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Re: The Sand Reckoner in Your ‘Langs

From:Alex Fink <000024@...>
Date:Tuesday, April 7, 2009, 19:58
On Tue, 7 Apr 2009 21:34:03 +0200, Veoler <veoler@...> wrote:

>Eldin Raigmore wrote: >> But I have a question about >> <> >> ; if the speakers are illiterate why do they have words for pi (hug) and the >> square-root of two (hii)?  What happened to make many of them need these >> words before many of them needed to write anything down? > >When manufacturing wheels and managing square-shaped fields of corn?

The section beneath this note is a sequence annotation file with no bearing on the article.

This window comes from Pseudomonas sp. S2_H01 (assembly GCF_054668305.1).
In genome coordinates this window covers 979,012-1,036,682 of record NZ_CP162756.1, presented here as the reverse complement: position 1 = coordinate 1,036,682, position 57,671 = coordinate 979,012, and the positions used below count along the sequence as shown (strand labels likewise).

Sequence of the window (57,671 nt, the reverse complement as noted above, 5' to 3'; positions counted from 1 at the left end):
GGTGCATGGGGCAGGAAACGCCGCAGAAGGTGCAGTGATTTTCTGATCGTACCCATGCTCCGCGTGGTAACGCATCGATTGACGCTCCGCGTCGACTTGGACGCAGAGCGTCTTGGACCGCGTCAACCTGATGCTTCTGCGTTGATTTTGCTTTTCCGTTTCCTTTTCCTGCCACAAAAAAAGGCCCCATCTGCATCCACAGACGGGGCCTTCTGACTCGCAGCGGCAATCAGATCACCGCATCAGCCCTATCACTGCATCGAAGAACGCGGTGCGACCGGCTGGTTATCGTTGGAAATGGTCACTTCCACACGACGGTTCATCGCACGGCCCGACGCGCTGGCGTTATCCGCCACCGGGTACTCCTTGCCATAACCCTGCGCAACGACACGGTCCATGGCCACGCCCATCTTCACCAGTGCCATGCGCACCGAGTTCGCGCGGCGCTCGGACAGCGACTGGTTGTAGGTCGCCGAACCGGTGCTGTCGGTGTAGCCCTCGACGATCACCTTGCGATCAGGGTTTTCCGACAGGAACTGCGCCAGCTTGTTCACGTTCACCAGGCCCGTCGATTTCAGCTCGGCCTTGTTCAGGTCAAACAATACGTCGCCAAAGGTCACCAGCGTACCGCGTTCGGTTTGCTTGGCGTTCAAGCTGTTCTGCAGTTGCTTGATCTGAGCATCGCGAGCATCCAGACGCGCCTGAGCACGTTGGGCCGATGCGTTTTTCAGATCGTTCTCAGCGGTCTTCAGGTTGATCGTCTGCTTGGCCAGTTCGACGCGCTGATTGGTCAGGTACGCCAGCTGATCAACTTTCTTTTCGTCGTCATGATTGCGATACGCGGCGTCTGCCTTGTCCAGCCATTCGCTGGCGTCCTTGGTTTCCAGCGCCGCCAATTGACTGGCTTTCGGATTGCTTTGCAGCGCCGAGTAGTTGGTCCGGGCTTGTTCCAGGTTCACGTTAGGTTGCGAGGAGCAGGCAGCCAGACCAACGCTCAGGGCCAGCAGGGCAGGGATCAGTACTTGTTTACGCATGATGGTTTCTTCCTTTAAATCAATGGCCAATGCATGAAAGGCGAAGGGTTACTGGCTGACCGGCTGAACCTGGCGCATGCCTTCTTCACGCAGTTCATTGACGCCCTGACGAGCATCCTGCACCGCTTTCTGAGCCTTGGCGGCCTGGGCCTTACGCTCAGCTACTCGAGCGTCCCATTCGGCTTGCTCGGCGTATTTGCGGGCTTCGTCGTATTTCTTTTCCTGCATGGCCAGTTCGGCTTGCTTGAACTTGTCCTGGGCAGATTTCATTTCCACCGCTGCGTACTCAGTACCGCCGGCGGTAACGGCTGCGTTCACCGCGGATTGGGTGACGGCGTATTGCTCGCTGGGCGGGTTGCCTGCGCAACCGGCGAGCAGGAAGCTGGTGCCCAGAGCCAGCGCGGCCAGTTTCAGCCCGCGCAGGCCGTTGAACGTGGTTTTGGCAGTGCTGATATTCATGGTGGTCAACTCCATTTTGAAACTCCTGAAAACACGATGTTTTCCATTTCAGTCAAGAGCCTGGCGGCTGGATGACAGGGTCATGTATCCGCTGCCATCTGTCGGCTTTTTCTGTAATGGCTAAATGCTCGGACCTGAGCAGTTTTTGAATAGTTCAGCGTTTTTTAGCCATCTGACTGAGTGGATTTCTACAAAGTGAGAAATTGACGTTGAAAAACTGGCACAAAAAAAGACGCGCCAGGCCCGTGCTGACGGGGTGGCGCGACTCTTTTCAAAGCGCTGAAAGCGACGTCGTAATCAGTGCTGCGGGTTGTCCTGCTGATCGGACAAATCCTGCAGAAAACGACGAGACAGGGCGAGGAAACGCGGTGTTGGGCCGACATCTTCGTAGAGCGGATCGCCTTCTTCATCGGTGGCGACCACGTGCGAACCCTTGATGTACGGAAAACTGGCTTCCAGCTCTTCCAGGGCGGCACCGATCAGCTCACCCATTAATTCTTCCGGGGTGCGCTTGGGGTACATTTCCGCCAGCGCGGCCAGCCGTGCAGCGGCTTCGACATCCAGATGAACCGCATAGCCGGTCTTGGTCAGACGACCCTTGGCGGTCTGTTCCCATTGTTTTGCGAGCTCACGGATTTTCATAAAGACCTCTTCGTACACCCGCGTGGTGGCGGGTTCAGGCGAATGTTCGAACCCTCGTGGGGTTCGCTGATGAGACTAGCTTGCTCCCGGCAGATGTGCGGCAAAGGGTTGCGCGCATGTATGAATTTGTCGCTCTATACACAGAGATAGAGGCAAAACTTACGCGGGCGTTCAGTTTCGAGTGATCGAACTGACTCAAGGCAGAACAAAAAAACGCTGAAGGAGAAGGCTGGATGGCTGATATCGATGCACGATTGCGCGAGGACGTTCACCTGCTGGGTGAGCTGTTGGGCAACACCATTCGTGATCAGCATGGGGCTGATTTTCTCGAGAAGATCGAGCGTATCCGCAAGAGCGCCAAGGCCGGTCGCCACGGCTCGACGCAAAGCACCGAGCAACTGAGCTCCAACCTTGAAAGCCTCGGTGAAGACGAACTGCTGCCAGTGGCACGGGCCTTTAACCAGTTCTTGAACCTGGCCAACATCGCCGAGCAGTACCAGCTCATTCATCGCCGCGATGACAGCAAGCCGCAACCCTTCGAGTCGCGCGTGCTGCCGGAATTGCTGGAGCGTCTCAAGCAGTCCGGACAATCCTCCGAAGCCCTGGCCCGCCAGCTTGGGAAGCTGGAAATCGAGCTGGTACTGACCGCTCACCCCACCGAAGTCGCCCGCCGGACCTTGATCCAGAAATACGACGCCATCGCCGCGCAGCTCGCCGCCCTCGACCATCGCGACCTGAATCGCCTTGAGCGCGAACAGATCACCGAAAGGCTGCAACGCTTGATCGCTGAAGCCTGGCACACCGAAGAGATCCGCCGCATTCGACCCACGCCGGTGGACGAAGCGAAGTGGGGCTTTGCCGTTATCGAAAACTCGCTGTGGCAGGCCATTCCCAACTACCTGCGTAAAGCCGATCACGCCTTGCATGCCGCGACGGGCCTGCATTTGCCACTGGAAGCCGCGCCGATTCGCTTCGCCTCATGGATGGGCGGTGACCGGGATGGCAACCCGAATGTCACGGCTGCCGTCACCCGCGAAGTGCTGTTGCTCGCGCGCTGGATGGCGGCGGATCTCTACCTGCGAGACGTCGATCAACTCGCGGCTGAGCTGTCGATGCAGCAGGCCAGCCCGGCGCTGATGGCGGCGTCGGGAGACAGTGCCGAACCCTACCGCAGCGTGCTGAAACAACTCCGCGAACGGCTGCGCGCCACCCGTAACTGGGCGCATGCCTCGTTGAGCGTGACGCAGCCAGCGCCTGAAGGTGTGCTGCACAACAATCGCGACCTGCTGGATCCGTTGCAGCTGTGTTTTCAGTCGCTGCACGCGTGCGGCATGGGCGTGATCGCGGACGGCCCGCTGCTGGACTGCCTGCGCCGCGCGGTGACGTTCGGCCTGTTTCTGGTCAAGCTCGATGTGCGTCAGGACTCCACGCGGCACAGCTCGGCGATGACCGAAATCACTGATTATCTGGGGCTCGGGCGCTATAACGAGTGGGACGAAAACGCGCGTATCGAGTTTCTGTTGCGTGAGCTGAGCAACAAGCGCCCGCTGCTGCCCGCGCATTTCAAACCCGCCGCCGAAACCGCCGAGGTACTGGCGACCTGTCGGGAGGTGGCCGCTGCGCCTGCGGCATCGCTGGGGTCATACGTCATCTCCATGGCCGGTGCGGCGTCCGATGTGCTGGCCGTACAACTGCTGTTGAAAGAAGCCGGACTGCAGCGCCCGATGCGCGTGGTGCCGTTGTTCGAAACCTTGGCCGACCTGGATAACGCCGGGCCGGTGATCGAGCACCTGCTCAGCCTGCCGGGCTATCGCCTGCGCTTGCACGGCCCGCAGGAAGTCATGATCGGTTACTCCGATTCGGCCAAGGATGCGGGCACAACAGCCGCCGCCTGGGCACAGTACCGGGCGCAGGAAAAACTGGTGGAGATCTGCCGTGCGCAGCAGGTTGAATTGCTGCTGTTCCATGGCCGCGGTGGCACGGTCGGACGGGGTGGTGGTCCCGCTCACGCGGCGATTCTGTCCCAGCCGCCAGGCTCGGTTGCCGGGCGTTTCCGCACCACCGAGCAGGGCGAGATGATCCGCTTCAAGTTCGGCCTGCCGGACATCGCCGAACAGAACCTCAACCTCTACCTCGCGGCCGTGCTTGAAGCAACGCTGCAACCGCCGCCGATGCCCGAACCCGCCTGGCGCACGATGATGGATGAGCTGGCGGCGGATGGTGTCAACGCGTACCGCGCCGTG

Yeah, even so. Certainly wheels predated an accurate conception of the value of pi *here*. The Babylonians, when they did need the value, worked with 25/8, the Egyptians 256/81 (and ISTR that the Chinese sometimes used sqrt(10)). They might not have a name for the number, especially if they don't realise it's not an irrational, but just some approximation expressed however they express other fractions. And for what it's worth, if you want to give a name to one of these circular numbers, two pi is the most natural one (being the actual period of the imaginary exponential, etc.); it's by historical accident that half two pi is the one we've bestowed a name on. Have you given thought to this? Alex